Gerd Hilgemann from Onlinelib.de (the company behind VCS Video Communication Server) has just sent me an update on their latest developments. The Germans were hard at work (who'd expect otherwise) implementing a form of DRM protection to the delivery of flv files. It is described as ACP - anti Caching Protection - and adds a VCS license server to the mix of their existing offerings. This server, so I was told, is able to renew or delete license keys at certain intervals which allows pretty detailed control over who can access a certain video file - Flash Video in this case.
Says Gerd: "ACP writes a watermark ID into the flv during streaming to the client. This ID can only be decrypted via a special decoder by Onlinelib. Through this process, the flv file is also being changed in such a way that it cannot be played back reliably by a normal Player, which means that a digital like-for-like copy is not possible.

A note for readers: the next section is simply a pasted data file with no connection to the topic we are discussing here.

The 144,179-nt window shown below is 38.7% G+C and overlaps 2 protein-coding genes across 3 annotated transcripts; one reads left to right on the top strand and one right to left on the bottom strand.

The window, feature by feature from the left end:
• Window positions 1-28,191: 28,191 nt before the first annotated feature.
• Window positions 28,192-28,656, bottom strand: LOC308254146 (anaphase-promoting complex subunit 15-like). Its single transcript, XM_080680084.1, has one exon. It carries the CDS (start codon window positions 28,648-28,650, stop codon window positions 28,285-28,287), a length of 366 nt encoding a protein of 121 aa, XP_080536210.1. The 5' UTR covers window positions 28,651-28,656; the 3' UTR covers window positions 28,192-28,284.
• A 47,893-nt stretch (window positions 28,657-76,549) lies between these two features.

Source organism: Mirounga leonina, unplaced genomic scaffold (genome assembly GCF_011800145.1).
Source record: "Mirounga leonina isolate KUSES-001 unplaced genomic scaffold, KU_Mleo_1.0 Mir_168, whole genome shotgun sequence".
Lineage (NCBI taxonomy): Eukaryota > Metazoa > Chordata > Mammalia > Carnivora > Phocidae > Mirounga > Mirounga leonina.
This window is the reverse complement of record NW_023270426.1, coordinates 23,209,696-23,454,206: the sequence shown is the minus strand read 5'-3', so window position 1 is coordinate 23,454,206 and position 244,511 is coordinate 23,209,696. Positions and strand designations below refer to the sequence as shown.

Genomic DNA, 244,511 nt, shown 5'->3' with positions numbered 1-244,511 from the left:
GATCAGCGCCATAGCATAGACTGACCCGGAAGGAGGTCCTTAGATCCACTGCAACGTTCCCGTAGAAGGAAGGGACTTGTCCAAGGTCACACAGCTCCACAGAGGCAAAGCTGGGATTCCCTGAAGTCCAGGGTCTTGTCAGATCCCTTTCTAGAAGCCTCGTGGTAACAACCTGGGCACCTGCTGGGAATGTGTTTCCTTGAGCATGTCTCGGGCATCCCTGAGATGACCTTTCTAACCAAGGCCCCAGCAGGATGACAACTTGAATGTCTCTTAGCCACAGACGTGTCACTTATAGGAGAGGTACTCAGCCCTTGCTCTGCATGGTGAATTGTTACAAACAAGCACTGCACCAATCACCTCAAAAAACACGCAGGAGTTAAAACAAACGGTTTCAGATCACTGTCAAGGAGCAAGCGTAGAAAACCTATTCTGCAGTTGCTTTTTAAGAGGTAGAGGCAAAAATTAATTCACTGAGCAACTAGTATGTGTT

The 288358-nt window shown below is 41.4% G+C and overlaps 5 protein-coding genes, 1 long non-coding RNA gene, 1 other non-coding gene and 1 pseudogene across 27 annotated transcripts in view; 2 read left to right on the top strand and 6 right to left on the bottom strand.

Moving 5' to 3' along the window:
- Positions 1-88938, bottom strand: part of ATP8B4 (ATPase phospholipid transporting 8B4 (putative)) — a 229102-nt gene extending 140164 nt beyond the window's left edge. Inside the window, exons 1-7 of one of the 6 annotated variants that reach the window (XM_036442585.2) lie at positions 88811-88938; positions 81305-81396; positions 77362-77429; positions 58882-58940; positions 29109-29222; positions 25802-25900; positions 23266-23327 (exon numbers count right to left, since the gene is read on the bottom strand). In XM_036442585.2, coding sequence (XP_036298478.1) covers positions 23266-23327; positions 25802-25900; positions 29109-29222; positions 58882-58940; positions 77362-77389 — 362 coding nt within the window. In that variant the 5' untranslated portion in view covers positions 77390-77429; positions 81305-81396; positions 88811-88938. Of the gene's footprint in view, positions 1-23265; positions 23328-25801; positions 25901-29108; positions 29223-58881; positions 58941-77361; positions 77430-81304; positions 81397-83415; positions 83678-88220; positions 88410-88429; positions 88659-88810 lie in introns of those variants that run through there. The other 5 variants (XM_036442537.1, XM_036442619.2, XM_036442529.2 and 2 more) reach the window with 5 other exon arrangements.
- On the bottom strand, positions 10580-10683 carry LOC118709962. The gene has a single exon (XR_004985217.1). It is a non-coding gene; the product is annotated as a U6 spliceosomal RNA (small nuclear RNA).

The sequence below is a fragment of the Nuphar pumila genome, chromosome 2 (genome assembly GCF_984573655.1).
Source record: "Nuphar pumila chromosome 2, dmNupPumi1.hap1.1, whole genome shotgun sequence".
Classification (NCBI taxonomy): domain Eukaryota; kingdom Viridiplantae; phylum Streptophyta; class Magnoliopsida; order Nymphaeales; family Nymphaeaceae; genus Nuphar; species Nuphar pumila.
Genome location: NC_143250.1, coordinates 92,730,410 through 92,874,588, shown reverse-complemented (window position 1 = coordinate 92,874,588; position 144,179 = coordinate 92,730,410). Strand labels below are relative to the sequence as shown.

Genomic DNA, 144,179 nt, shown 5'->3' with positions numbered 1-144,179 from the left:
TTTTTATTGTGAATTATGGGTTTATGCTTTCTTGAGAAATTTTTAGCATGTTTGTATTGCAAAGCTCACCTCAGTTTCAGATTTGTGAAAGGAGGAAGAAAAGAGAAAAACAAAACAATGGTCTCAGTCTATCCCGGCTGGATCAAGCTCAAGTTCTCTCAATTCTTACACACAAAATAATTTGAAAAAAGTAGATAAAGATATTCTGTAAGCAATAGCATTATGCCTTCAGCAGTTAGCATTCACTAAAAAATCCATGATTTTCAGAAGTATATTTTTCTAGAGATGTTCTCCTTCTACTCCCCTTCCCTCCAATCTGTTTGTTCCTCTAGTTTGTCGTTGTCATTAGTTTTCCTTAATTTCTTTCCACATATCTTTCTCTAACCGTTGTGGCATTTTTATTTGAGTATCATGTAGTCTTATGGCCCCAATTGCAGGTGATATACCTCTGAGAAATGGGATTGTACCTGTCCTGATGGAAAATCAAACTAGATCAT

Onlinelib have released an intial demo which can be seen here.

Having alternatives to Flash Media Server spriing up is a great thing. Competition drives innovation and gives customers a choice - and innovation is clearly what Onlinelib is about. So well done.
However I don't quite 'get' the concept behind this server. I mean if it's a streaming server (like FMS) then why do I need something called anti caching? After all, flv streams are never cached. I therefore have trouble understanding what exactly ACP does. Maybe it grants or denies access to flv streams on a granular level and makes setting up this sort of system easier. But maybe it does more than that (according to the information provided) and modifies the flv stream during streaming. Most experienced FMS developer would know that it is pretty easy to 'download' a flv stream once you have figured out the rtmp adress and stream name - it is possible to rip a remotely served flv stream with the help of (for example) a locally installed FMS.
If ACP does indeed modifiy the streamed flv file then my ripping method may still work to aquire the flv file but most likely (according to Onlinelib) subsequent playback would somehow be prevented or at least disrupted. I'd be keen to see this system in action.

Onlinelib also informed me that this system is compatible with Flash Player 6 and above and that they are working on a AS3 implentation right now.